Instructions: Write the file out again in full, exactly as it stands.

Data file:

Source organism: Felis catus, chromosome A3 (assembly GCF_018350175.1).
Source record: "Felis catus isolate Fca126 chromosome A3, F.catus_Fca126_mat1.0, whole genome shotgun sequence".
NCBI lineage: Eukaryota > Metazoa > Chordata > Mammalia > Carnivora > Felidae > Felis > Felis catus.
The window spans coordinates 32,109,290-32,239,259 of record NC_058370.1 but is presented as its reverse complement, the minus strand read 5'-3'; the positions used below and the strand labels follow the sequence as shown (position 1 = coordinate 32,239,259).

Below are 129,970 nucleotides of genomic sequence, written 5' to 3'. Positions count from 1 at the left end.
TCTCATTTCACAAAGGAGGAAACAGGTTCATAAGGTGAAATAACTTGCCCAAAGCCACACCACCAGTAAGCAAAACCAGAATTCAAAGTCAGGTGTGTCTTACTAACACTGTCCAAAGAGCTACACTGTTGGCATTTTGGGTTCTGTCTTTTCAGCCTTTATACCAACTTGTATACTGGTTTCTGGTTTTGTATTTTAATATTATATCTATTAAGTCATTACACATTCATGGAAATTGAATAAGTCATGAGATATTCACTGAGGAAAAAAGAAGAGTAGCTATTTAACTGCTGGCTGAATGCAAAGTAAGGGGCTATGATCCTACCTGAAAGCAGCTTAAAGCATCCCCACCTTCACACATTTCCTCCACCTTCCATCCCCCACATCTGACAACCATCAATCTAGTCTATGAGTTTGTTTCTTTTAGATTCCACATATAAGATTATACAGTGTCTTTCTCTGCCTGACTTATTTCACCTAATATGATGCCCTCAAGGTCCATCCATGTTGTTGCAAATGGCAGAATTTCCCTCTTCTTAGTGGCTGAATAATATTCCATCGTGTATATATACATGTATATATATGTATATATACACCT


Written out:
Source organism: Felis catus, chromosome A3 (assembly GCF_018350175.1).
Source record: "Felis catus isolate Fca126 chromosome A3, F.catus_Fca126_mat1.0, whole genome shotgun sequence".
NCBI lineage: Eukaryota > Metazoa > Chordata > Mammalia > Carnivora > Felidae > Felis > Felis catus.
The window spans coordinates 32,109,290-32,239,259 of record NC_058370.1 but is presented as its reverse complement, the minus strand read 5'-3'; the positions used below and the strand labels follow the sequence as shown (position 1 = coordinate 32,239,259).

Below are 129,970 nucleotides of genomic sequence, written 5' to 3'. Positions count from 1 at the left end.
TCTCATTTCACAAAGGAGGAAACAGGTTCATAAGGTGAAATAACTTGCCCAAAGCCACACCACCAGTAAGCAAAACCAGAATTCAAAGTCAGGTGTGTCTTACTAACACTGTCCAAAGAGCTACACTGTTGGCATTTTGGGTTCTGTCTTTTCAGCCTTTATACCAACTTGTATACTGGTTTCTGGTTTTGTATTTTAATATTATATCTATTAAGTCATTACACATTCATGGAAATTGAATAAGTCATGAGATATTCACTGAGGAAAAAAGAAGAGTAGCTATTTAACTGCTGGCTGAATGCAAAGTAAGGGGCTATGATCCTACCTGAAAGCAGCTTAAAGCATCCCCACCTTCACACATTTCCTCCACCTTCCATCCCCCACATCTGACAACCATCAATCTAGTCTATGAGTTTGTTTCTTTTAGATTCCACATATAAGATTATACAGTGTCTTTCTCTGCCTGACTTATTTCACCTAATATGATGCCCTCAAGGTCCATCCATGTTGTTGCAAATGGCAGAATTTCCCTCTTCTTAGTGGCTGAATAATATTCCATCGTGTATATATACATGTATATATATGTATATATACACCT